Output distribution of rand(Float32) and rand(Float64), thread 2

It occurs to me that the relative cdf error argument is also implicitly related to why we’d want to sample more densely at the lower end of [0,1) at all. If all we care about is maximum absolute cdf error, then why would we care about sampling more finely than eps(0.5) since that’s the finest we can sample at the top of the interval? Partly, it’s appealing just because we can do better relatively easily and bit twiddling is fun.

The real problem that we keep coming back to, however, is the fact that eps(Float32(0.5)) is pretty big (relative to what?)—around 6e-8. But we don’t have an issue with that at the high end of the interval, so why is it a problem at the low end? In principle you can’t make an argument that distinguishes these based solely on absolute cdf error, so by even admitting that we should sample more finely at the lower end of the interval, we are implicitly admitting that something besides absolute cdf error must matter. And all the arguments seem to boil down to picking a very small x and demonstrating that P(rand() < x) is way too big relative to x. Which is precisely the relative cdf argument.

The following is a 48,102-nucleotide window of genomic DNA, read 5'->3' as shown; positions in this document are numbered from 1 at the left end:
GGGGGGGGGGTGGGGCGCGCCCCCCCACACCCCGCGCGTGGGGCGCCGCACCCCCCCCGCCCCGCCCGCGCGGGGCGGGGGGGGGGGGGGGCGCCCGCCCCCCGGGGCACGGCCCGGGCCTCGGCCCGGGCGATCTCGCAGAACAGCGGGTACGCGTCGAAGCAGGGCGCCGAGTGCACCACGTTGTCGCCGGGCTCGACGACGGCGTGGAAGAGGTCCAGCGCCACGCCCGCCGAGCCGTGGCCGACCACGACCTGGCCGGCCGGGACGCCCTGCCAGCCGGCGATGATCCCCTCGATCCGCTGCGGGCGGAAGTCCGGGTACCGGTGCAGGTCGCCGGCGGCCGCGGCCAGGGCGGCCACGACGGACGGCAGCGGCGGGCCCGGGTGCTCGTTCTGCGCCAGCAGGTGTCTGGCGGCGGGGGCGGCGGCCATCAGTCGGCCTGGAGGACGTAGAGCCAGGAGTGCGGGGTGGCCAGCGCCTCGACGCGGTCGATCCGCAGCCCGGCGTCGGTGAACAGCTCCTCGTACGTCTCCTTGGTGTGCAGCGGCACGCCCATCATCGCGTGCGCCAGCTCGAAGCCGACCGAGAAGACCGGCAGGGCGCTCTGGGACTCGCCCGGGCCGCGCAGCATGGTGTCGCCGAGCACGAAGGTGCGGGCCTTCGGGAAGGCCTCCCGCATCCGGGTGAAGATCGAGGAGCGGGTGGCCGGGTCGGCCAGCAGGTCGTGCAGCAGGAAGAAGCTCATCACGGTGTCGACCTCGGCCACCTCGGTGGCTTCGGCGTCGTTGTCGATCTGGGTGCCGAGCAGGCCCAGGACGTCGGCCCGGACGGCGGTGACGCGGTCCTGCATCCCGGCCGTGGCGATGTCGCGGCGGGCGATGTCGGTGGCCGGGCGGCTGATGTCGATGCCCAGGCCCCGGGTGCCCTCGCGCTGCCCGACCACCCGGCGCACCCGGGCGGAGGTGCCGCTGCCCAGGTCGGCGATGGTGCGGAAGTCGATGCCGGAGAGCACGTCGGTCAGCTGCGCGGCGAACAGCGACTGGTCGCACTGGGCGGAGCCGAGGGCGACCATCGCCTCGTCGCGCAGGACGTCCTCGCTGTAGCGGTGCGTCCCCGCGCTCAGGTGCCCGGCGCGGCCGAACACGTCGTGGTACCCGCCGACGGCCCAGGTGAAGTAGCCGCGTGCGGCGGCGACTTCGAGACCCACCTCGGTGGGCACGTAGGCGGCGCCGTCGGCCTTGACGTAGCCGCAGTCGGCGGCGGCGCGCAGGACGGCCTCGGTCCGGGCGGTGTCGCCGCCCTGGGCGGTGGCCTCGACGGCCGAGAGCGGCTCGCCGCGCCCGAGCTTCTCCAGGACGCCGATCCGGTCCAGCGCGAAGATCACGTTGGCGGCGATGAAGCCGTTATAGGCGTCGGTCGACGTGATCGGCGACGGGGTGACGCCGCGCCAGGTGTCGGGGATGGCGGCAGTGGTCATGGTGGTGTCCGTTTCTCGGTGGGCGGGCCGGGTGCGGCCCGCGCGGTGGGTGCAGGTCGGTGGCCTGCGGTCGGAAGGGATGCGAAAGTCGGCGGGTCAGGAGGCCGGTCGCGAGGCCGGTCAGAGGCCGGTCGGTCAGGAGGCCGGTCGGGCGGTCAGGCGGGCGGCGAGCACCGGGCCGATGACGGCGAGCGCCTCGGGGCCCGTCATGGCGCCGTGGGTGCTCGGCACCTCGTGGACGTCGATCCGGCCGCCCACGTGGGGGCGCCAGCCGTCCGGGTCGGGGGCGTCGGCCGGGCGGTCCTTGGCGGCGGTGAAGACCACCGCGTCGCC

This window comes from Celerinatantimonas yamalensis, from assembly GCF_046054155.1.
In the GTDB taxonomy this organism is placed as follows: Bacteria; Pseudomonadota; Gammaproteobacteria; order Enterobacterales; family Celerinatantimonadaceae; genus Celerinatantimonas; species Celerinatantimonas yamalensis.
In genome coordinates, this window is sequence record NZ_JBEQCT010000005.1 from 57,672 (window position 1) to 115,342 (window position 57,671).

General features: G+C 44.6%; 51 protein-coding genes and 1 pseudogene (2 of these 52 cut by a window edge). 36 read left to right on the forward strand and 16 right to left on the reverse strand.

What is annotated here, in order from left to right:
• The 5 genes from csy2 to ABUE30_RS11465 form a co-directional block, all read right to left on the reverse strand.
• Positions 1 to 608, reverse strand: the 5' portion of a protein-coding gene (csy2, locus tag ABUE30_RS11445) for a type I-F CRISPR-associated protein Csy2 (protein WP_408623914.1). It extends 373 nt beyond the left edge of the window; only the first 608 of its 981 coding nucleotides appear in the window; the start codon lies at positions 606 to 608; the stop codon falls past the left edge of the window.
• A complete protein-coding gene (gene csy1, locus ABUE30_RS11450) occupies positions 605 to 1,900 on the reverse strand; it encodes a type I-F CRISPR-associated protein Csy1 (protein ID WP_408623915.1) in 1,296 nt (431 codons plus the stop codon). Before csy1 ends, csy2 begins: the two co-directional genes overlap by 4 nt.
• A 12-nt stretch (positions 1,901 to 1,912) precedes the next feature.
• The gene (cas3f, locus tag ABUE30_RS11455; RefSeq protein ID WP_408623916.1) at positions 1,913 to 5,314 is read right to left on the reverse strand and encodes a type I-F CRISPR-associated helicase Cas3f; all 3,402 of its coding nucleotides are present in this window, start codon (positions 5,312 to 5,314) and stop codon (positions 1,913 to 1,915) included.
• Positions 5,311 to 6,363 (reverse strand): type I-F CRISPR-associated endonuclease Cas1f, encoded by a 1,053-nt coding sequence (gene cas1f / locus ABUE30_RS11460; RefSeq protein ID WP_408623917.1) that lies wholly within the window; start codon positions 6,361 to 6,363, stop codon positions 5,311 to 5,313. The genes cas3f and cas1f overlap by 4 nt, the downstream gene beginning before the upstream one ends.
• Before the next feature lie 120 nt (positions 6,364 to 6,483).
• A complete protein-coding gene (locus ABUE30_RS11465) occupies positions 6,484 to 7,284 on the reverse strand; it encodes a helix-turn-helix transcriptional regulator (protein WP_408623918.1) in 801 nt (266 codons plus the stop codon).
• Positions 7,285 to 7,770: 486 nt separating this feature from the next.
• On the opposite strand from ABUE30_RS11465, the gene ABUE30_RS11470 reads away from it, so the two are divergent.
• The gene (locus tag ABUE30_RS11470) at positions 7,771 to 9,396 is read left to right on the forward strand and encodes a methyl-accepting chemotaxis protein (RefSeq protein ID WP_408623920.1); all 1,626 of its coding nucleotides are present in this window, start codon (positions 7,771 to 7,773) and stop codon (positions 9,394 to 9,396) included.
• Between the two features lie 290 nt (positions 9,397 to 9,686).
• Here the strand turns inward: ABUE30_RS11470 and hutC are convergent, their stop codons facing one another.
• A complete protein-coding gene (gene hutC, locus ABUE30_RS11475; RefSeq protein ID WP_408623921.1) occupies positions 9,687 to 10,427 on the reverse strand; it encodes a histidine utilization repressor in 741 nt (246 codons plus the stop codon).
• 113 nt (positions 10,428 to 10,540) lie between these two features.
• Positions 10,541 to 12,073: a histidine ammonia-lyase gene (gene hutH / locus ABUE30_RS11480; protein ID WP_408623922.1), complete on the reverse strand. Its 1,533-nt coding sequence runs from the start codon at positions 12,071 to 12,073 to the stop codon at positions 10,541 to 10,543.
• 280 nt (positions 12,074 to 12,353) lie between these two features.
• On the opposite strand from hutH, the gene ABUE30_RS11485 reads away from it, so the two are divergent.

So I think that if we’re conceding that we need to do something different for rand(Float32) in the first place (which we are), then we need consider why we’re conceding that and what it says about our goodness criteria for rand.


Awesome, that’s what I was looking for — both the algorithm foundation and the theoretical motivation. I see you.